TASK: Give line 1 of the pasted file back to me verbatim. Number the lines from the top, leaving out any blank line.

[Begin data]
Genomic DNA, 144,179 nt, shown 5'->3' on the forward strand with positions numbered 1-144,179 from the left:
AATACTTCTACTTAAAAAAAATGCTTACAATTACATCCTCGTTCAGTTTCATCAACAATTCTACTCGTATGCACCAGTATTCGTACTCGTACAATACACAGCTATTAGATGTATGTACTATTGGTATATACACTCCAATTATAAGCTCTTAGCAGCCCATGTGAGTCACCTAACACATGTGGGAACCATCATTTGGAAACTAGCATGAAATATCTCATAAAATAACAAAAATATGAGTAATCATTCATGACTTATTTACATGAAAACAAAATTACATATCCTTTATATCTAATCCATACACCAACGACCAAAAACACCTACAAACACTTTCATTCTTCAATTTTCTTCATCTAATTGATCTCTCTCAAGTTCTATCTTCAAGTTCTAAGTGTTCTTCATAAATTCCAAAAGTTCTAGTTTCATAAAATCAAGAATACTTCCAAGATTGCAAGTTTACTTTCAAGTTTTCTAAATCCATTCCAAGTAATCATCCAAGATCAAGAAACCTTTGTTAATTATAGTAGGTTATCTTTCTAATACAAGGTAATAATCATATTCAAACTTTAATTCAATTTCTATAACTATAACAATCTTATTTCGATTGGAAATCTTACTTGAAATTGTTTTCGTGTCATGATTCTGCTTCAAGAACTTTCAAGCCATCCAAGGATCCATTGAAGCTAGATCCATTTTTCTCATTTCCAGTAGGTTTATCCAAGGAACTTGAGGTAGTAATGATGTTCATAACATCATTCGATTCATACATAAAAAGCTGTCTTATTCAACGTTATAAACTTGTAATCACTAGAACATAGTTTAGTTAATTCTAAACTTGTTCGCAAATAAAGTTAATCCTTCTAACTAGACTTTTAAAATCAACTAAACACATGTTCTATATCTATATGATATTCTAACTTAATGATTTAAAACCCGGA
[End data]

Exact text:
Genomic DNA, 144,179 nt, shown 5'->3' on the forward strand with positions numbered 1-144,179 from the left: